Page:Horse shoes and horse shoeing.djvu/211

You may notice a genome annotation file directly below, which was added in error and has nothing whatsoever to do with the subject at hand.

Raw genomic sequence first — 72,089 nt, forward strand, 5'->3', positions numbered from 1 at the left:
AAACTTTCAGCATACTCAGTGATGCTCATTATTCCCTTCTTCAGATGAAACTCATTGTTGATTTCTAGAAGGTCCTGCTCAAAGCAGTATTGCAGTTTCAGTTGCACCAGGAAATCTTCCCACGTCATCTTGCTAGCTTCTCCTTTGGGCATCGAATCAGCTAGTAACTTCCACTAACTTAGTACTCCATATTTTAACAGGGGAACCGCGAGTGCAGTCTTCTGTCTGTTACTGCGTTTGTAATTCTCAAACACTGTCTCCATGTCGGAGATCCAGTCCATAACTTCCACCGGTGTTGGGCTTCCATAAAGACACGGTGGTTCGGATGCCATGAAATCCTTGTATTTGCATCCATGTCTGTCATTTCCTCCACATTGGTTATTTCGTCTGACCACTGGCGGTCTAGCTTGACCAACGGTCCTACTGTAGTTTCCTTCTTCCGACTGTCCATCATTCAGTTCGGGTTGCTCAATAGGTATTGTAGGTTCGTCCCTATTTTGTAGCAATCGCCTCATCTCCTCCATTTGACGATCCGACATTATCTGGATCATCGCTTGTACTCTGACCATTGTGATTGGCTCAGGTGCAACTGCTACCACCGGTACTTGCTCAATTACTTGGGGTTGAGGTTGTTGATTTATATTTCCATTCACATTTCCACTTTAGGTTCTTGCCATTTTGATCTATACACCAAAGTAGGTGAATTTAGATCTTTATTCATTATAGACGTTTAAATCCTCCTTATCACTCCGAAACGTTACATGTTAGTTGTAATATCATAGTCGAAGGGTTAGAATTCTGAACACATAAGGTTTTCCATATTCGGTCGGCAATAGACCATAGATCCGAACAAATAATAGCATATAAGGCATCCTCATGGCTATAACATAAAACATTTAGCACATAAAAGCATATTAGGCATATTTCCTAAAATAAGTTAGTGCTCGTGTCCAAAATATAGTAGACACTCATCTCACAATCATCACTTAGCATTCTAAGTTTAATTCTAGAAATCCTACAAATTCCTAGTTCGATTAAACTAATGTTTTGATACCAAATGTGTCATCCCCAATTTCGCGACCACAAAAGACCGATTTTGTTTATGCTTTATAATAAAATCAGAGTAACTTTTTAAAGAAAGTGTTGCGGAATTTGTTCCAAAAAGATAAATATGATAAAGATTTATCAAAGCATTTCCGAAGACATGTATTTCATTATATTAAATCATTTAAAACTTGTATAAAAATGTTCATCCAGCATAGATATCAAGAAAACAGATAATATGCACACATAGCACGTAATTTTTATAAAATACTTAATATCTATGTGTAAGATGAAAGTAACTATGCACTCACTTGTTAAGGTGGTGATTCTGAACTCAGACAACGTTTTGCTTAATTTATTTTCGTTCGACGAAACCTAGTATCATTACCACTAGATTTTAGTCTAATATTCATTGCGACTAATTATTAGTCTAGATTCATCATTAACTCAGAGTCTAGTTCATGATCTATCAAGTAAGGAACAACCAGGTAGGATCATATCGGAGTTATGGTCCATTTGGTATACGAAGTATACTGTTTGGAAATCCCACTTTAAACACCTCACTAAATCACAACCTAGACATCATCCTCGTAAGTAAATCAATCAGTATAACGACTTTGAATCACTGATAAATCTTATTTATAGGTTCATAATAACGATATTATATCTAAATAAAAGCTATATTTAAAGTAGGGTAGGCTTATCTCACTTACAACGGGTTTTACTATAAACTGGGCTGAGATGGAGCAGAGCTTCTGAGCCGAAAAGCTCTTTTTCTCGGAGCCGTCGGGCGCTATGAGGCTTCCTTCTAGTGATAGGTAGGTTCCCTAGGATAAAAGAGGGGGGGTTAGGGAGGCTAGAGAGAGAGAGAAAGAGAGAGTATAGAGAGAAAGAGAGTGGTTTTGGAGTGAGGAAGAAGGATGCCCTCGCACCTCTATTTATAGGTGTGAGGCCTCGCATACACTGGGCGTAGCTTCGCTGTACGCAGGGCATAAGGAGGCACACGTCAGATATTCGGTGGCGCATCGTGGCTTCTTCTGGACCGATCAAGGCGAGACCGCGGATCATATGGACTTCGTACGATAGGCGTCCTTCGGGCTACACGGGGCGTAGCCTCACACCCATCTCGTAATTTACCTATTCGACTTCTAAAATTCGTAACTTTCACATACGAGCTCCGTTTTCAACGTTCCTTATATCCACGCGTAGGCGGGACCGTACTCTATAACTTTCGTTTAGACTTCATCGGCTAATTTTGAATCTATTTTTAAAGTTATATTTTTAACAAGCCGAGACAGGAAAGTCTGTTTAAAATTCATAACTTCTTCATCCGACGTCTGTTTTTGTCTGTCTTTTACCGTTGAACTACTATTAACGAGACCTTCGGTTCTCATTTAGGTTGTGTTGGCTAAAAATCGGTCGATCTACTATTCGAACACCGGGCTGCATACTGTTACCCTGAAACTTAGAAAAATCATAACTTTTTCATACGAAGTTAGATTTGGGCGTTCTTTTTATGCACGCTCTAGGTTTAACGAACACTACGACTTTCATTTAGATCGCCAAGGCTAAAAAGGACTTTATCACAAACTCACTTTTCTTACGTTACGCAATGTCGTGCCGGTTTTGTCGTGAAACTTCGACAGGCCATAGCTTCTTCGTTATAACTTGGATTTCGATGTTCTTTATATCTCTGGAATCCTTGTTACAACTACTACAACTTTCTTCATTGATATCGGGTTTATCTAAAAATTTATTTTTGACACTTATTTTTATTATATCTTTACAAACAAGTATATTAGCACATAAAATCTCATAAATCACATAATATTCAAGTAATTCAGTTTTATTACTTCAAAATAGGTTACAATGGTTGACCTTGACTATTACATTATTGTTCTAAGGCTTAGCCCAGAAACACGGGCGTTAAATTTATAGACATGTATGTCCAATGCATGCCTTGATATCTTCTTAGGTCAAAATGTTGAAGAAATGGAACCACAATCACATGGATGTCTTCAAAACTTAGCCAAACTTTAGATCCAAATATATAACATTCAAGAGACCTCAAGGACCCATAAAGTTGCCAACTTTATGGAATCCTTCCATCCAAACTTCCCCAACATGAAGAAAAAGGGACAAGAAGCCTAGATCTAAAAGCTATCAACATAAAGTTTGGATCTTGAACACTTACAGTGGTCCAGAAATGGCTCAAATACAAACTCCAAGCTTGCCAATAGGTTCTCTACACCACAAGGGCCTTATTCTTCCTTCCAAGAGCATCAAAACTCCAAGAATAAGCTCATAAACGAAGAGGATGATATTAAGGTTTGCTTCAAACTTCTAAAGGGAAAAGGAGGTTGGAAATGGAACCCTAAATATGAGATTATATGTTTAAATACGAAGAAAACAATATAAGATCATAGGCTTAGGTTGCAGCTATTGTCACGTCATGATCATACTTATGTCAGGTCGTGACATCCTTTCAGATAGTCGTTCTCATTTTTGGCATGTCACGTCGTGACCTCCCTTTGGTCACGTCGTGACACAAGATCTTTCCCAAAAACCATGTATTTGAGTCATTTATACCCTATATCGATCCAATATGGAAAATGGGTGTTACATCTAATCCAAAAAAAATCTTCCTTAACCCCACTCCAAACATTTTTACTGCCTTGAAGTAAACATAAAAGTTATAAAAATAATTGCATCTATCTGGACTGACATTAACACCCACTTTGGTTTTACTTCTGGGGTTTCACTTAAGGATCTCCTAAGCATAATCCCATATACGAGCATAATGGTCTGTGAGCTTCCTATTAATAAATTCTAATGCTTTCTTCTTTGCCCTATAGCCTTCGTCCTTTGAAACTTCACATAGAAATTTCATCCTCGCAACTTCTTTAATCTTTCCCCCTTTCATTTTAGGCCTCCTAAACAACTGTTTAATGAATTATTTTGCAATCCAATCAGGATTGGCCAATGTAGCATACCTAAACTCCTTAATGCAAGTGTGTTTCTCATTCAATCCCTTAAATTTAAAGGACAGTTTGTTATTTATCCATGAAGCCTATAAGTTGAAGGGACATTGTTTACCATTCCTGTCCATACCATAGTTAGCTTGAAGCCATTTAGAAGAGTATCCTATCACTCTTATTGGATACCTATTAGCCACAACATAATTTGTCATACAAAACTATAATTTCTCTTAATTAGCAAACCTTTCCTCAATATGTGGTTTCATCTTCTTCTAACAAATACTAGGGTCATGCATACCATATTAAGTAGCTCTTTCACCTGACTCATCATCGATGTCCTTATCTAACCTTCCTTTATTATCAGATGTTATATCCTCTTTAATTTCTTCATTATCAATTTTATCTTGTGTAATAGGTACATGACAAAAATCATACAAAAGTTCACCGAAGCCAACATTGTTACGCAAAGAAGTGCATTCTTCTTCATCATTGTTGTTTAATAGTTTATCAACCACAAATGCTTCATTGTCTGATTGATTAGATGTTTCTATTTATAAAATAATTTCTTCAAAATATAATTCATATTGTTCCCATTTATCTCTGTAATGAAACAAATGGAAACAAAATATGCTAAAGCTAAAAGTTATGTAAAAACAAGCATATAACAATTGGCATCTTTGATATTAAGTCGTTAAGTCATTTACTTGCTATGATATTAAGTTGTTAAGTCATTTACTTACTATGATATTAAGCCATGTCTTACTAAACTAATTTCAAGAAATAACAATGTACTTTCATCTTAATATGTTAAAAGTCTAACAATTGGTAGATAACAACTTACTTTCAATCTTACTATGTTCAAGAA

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feet in height, still armed with their grooved "scramasacs," the pointed spur at the heels, and wearing great girdle-plates of iron damascened with silver. One of these "six-feet" people of the 5th century was laid in a tomb formed of large masses of tuff roughly chiselled, and near him were found the bones of a horse, which had probably been that of the giant, the shoes of which yet existed; they had six oblong holes and were "fullered" (à rainures) (fig. 42). Not far from this many other graves, of the same or an earlier epoch, have furnished horse-shoes; the one we give a drawing of is the smallest, the others are wider in metal, so as to cover the greater part of the sole. This is not an exceptional form, for we have a number of the same kind. In addition, these shoes differ but little from those of the Roman period, and show a continuation of the same manner of shoeing, with the slight modifications the farriers adopted according to circumstances. There are always shoes with six nails, sometimes fullered, but not undulated as in the first period. In the foundation of the church of Moutiers-Grand-Val, built in the 7th century, a similar shoe has been found (fig. 40). To the shoes of certain origin, we add another form which has also been admitted at divers epochs, though more rarely, and appears to indicate a mode of shoeing strange to the country. We give as a type of these shoes (fig. 44) a specimen found on the track of the ancient road from Aventicum to Augusta Rauracorum by Pierre Pertius, and in the valleys of the Byrse, between Laufon and Bâle. They are particularly distinguished by the massive form of the calkins, which appear like a great protuberance a little in front of the extremities, which become sharp. The one repre-